The report had been in preparation for some time and a number of initiatives, such as the child health and maternity programme, to improve the quality of maternity care, had evolved alongside it, Dr Tuohy said.

    The report relies on a 2009 OECD survey which showed some of New Zealand's child disease patterns were close to those of Third World countries. It showed that child health in New Zealand has improved but not as fast as other countries, the committee said.

    "In the 1970s, New Zealand featured in the top third for most child wellbeing indicators. In the early 21st century, New Zealand has slipped to the bottom third for most indicators, many of which are preventable conditions."

    Out of 30 OECD countries, New Zealand was ranked 21st for infant mortality, 29th for measles immunisation rates, 20th for the percentage of children living in poor households and 17th for the percentage of children in overcrowded houses.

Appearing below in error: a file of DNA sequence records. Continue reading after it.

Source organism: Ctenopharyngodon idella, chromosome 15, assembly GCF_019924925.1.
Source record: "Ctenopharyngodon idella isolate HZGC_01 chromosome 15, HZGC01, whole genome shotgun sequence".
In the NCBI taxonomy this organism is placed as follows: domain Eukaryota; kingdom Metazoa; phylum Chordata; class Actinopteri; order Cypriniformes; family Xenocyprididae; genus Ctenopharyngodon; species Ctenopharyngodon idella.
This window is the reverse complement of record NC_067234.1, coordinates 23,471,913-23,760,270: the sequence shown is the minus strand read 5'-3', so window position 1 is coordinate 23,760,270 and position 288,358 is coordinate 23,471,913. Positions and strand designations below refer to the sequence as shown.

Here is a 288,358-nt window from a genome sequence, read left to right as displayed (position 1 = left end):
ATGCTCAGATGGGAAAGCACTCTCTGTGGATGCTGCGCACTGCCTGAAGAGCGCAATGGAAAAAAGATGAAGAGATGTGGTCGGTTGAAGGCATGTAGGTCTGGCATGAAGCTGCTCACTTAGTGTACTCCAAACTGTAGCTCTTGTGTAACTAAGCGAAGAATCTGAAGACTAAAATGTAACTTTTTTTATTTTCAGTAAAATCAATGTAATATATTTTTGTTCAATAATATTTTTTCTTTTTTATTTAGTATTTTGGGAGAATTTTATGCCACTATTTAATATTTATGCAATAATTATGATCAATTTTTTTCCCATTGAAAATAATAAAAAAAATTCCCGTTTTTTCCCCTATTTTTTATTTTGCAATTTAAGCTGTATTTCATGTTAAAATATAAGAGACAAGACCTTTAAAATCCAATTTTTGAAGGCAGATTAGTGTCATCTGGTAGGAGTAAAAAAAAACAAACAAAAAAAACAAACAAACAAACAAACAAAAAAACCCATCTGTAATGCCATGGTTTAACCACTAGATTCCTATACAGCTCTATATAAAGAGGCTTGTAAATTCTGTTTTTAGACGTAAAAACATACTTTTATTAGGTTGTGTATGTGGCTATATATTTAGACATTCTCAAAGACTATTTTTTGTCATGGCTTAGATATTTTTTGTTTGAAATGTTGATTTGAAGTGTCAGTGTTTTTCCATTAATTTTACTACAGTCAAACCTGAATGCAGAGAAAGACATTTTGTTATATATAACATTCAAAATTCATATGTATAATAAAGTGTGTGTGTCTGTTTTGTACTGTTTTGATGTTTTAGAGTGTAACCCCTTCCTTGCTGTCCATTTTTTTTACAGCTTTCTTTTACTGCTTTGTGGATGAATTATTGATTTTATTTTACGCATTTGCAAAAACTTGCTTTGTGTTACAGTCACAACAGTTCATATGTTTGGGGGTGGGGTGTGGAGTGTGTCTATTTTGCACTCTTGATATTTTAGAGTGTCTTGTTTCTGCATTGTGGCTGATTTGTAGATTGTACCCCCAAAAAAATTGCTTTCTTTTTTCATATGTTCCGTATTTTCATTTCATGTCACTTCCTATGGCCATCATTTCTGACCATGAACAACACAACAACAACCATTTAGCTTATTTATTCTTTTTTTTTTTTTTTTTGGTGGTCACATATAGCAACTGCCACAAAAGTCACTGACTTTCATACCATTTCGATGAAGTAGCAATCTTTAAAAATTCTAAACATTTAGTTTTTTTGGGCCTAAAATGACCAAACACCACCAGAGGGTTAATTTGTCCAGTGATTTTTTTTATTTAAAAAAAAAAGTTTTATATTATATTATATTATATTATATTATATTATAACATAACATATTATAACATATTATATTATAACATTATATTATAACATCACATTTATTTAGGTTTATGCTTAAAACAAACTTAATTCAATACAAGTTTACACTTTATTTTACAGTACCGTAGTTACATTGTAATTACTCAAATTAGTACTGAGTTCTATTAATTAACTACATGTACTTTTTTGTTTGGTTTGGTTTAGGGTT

New Zealand was also fourth to bottom among all OECD countries for injury deaths among one to four-year-olds, had 14 times the average OECD rate of rheumatic fever, five to 10 times the rate of whooping cough and pneumonia compared with the United Kingdom and United States and four to six times the rate of child maltreatment compared with the best countries.

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    Default ...so true

    Hi,

    I really have to agree to this article. I just recently have come from Europe and married a New Zealander. I am working here as a Plunket Nurse now and I would have never thought that so many children in NZ are so poor. And I am talking here about basic things in life, not flash stuff.